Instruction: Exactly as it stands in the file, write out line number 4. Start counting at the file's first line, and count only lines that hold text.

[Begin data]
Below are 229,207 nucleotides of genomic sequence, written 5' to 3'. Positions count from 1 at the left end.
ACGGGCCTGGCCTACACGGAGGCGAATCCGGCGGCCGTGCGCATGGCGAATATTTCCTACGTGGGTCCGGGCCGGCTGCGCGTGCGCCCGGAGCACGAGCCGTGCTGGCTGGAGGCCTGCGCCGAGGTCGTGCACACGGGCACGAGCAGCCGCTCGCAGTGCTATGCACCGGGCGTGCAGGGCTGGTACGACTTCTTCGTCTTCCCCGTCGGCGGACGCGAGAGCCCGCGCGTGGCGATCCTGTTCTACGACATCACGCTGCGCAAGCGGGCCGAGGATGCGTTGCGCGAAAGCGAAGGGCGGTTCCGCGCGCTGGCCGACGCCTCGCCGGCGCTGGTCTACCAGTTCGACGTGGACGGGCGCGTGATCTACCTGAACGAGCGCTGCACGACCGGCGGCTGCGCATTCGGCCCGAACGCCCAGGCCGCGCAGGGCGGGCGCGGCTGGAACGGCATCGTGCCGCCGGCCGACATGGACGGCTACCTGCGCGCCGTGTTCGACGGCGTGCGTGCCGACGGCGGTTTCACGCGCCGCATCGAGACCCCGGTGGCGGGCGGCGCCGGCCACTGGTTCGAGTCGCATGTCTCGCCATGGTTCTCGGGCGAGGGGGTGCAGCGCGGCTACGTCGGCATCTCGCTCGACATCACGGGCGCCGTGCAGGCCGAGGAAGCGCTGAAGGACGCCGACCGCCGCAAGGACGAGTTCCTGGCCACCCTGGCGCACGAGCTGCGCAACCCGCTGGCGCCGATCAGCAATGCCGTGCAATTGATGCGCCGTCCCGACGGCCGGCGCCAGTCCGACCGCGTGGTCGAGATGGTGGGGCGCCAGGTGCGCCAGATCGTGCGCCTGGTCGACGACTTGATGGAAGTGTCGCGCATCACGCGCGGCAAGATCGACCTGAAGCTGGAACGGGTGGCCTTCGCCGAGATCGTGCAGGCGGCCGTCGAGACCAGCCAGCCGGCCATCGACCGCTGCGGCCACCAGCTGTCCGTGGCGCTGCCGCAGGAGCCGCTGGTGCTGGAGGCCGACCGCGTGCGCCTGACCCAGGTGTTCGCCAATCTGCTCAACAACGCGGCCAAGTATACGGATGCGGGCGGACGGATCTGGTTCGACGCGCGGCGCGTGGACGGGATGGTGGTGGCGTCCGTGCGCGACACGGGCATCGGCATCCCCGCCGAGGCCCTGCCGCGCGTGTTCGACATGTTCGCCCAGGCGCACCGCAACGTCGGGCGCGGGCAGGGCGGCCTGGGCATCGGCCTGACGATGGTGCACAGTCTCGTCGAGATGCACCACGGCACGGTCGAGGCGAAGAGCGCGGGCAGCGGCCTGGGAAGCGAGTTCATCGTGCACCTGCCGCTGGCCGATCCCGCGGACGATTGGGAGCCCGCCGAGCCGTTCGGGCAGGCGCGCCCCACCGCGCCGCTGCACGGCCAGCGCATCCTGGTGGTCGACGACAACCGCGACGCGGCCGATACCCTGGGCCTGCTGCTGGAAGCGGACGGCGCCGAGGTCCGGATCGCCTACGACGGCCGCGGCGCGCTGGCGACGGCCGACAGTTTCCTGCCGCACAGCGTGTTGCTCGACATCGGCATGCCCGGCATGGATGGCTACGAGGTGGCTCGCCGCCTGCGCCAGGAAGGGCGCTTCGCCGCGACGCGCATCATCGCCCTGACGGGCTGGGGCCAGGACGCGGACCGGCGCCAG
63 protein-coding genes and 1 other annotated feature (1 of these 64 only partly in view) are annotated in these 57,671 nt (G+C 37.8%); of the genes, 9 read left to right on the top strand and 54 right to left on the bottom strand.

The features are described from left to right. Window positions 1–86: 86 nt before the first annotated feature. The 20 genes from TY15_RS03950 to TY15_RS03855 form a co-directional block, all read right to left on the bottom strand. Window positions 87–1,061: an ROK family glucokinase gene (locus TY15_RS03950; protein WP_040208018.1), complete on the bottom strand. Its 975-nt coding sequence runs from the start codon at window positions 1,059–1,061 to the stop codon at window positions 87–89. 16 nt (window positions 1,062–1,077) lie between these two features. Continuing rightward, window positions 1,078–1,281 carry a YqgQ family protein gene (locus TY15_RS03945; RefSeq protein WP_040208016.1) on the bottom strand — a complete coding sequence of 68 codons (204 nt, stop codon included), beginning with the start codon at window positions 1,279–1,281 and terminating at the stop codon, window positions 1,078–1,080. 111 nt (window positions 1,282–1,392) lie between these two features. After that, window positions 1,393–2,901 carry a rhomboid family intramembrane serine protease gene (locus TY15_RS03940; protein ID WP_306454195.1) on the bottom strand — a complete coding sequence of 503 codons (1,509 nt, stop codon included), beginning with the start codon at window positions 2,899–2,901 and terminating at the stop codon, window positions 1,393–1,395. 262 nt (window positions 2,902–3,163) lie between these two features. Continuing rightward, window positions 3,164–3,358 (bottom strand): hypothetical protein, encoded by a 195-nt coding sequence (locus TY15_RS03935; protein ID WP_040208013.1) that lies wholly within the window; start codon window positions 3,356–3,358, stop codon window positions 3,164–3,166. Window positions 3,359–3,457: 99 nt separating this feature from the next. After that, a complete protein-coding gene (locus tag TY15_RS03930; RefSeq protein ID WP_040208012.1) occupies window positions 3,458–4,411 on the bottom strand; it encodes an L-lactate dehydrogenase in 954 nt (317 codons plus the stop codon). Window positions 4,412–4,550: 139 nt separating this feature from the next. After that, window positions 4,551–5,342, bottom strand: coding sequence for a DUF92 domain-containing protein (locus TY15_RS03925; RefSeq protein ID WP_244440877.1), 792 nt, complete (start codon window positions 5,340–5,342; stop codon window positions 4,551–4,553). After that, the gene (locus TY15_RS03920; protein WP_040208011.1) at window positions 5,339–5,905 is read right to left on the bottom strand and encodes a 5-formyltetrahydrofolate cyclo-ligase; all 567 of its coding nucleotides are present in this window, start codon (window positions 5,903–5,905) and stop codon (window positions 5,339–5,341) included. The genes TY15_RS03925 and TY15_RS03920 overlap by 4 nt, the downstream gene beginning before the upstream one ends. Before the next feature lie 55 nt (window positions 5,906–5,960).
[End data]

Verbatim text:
The features are described from left to right. Window positions 1–86: 86 nt before the first annotated feature. The 20 genes from TY15_RS03950 to TY15_RS03855 form a co-directional block, all read right to left on the bottom strand. Window positions 87–1,061: an ROK family glucokinase gene (locus TY15_RS03950; protein WP_040208018.1), complete on the bottom strand. Its 975-nt coding sequence runs from the start codon at window positions 1,059–1,061 to the stop codon at window positions 87–89. 16 nt (window positions 1,062–1,077) lie between these two features. Continuing rightward, window positions 1,078–1,281 carry a YqgQ family protein gene (locus TY15_RS03945; RefSeq protein WP_040208016.1) on the bottom strand — a complete coding sequence of 68 codons (204 nt, stop codon included), beginning with the start codon at window positions 1,279–1,281 and terminating at the stop codon, window positions 1,078–1,080. 111 nt (window positions 1,282–1,392) lie between these two features. After that, window positions 1,393–2,901 carry a rhomboid family intramembrane serine protease gene (locus TY15_RS03940; protein ID WP_306454195.1) on the bottom strand — a complete coding sequence of 503 codons (1,509 nt, stop codon included), beginning with the start codon at window positions 2,899–2,901 and terminating at the stop codon, window positions 1,393–1,395. 262 nt (window positions 2,902–3,163) lie between these two features. Continuing rightward, window positions 3,164–3,358 (bottom strand): hypothetical protein, encoded by a 195-nt coding sequence (locus TY15_RS03935; protein ID WP_040208013.1) that lies wholly within the window; start codon window positions 3,356–3,358, stop codon window positions 3,164–3,166. Window positions 3,359–3,457: 99 nt separating this feature from the next. After that, a complete protein-coding gene (locus tag TY15_RS03930; RefSeq protein ID WP_040208012.1) occupies window positions 3,458–4,411 on the bottom strand; it encodes an L-lactate dehydrogenase in 954 nt (317 codons plus the stop codon). Window positions 4,412–4,550: 139 nt separating this feature from the next. After that, window positions 4,551–5,342, bottom strand: coding sequence for a DUF92 domain-containing protein (locus TY15_RS03925; RefSeq protein ID WP_244440877.1), 792 nt, complete (start codon window positions 5,340–5,342; stop codon window positions 4,551–4,553). After that, the gene (locus TY15_RS03920; protein WP_040208011.1) at window positions 5,339–5,905 is read right to left on the bottom strand and encodes a 5-formyltetrahydrofolate cyclo-ligase; all 567 of its coding nucleotides are present in this window, start codon (window positions 5,903–5,905) and stop codon (window positions 5,339–5,341) included. The genes TY15_RS03925 and TY15_RS03920 overlap by 4 nt, the downstream gene beginning before the upstream one ends. Before the next feature lie 55 nt (window positions 5,906–5,960).